Writing in Archives of Pediatrics & Adolescent Medicine, researchers stated that they discovered strong evidence of a relation between physical activity and academic performance.


However, according to VU University Medical Center in Amsterdam, the authors of the said research, they stated that more accurate and reliable measurement instruments were required to examine the link in greater detail.

Dr. Amika Singh and colleagues were triggered to observe the connection between exercise and the child’s performance in the classroom due to concerns that the pressure to improve the grades and performance of the students could result into more time being spent in the classroom and very limited time to perform physical exercise.

So the authors identified ten observational and four interventional studies for review. Twelve of the mentioned studies were done in the U.S., one in Canada and one in South Africa. The sample sizes of the studies varied between fifty-three to twelve thousand subjects between the ages of six to eighteen years old, the period of follow-up ranges from eight weeks to more than five years.

As the study suggests, two of the reviewed researches were evaluated as being of high quality.

Blood flow

According to the researchers, they noticed a clear proof of a “significant positive relationship” between exercise and academic performance using those two studies as evidences.

The study suggests that the reason behind it is that exercise is responsible for increasing the blood and oxygen flow to the brain. The improvement in the blood and oxygen flow positively affects the cognitive functions of the brain. However, according to the researchers, more studies were needed to investigate the exact connection between physical activity and academic performance.

Participating in any kind of physical activity also helps in stress management, mood regulation, and it can also alleviate anxiety, helping children behave better in the classroom.


According to Dr Singh, “children who learn to participate in sport also learn to obey rules. This may mean they are more disciplined and able to concentrate better during lessons.”

“People always ask, ‘How much exercise do I need to do to get an A?’ We don’t know that, but we would like to find out,” said Dr. Singh. “Children should be active for at least one hour a day, for health reasons. But we also need to look at other things, like what kind of activities they should do, when they should do them and for how long.”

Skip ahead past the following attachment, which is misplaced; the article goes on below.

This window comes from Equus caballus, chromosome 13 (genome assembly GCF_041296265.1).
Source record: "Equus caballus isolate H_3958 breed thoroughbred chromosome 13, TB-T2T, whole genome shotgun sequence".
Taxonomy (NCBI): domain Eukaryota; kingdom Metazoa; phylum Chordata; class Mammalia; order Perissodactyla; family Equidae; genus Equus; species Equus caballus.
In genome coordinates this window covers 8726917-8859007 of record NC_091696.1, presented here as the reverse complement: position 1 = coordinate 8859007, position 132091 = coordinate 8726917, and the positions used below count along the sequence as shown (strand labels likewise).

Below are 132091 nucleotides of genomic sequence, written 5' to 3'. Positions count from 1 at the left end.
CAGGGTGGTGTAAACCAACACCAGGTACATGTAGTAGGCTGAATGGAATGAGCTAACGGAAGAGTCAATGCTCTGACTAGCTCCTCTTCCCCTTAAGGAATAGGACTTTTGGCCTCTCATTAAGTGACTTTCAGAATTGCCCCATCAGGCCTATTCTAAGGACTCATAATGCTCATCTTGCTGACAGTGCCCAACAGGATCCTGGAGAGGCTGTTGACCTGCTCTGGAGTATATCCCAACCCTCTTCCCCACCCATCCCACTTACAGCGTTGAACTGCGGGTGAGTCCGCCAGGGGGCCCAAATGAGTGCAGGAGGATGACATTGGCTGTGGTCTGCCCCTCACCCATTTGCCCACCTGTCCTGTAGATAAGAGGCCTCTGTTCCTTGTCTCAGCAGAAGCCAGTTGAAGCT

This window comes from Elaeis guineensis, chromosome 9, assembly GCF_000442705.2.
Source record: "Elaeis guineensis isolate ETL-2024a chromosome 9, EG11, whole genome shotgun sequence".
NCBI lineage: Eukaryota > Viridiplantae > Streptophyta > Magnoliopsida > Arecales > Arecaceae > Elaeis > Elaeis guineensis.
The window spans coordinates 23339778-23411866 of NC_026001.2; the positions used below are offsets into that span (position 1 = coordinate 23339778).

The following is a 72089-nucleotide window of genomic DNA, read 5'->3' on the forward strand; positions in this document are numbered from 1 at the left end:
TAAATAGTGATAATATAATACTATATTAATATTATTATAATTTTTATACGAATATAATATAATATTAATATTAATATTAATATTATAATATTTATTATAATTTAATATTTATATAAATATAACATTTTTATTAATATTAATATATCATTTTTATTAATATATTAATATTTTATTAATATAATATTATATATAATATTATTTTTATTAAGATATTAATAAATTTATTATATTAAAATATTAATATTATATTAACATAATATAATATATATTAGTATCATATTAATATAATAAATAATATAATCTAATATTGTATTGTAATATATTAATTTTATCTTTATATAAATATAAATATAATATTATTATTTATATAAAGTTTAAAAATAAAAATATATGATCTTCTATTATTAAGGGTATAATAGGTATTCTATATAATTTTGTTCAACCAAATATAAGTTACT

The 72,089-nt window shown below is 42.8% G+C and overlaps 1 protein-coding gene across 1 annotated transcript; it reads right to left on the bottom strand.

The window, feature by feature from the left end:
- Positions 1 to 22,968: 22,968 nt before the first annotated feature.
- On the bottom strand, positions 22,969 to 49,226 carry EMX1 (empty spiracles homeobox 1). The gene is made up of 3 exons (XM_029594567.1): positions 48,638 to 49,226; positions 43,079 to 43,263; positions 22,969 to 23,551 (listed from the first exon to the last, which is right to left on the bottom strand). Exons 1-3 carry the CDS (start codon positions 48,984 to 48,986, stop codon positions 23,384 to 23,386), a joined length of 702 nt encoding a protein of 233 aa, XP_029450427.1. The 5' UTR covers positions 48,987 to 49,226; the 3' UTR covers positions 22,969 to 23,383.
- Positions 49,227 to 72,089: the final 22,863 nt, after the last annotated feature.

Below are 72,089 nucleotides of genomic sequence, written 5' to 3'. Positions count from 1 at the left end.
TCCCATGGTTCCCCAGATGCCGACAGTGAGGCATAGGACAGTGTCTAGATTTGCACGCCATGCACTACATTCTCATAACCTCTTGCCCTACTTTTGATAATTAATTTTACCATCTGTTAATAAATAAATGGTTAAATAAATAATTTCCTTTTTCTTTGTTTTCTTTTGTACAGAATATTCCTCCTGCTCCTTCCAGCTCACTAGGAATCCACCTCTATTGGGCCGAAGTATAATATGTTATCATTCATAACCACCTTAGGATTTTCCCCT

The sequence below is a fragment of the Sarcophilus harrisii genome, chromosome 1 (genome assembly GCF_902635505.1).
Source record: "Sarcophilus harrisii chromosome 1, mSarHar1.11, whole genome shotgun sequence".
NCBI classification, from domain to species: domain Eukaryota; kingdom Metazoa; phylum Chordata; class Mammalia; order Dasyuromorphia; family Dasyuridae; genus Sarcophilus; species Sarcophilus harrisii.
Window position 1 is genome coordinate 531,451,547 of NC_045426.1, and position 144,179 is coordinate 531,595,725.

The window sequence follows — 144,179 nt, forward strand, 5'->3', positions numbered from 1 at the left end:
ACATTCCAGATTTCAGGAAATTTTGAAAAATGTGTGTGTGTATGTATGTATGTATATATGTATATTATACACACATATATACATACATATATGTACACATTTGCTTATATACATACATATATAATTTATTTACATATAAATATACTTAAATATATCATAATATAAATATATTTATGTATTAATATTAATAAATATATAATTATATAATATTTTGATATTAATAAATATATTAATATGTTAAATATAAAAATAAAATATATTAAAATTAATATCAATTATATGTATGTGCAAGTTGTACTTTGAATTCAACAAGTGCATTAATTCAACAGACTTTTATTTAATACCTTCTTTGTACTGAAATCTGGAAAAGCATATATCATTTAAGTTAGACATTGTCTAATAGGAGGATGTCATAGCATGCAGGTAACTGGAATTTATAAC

None of the studies used an objective measure of physical activity. Most of the studies instructed the subjects or their parents to write down how much physical activity they were getting.

More health and fitness related articles can be read by visiting our official blog sites. Experience a fun and exciting gymnastics education, come and join us at Bianka Panova Sport and Art Academy today!

Friday, January 20, 2017

Exercises To Prevent Injuries To The Wrist

In most sports, especially gymnastics, the wrist is forced to hold an overwhelming amount of weight, and is exposed to huge amount of trauma by performing different activities that exceed normal daily activity. 


While doing a tumbling or a handstand, the wrist of a gymnast is often required to hold his own bodyweight while bending his wrist backwards. Also, most of the movements done by the gymnast require fast and sudden movements that may stress their wrists and hands too much.

Daily exposure to this kind of stress may cause fractures, sprains and dislocations to the wrist of an individual. Luckily, there are several exercises that you can perform to avoid to protect your wrist for these kinds of injuries.



1. Wrist Extensor Stretch

Extend your hands with your palm facing up and elbows straight. Using your other hand, pull your extended hand downwards. You would feel a mild to moderate stretch in your wrist while doing this. Hold this position for 10-15 seconds and then repeat using your other hand. Do it for three sets.


2. Wrist Flexor Stretch

Stretch your hands by keeping your elbow straight and then pull your wrist backwards using your other hand. During the exercise, you should feel a mild to moderate stretch. Hold this position for 10-15 seconds before repeating with your other hand. Repeat for three sets.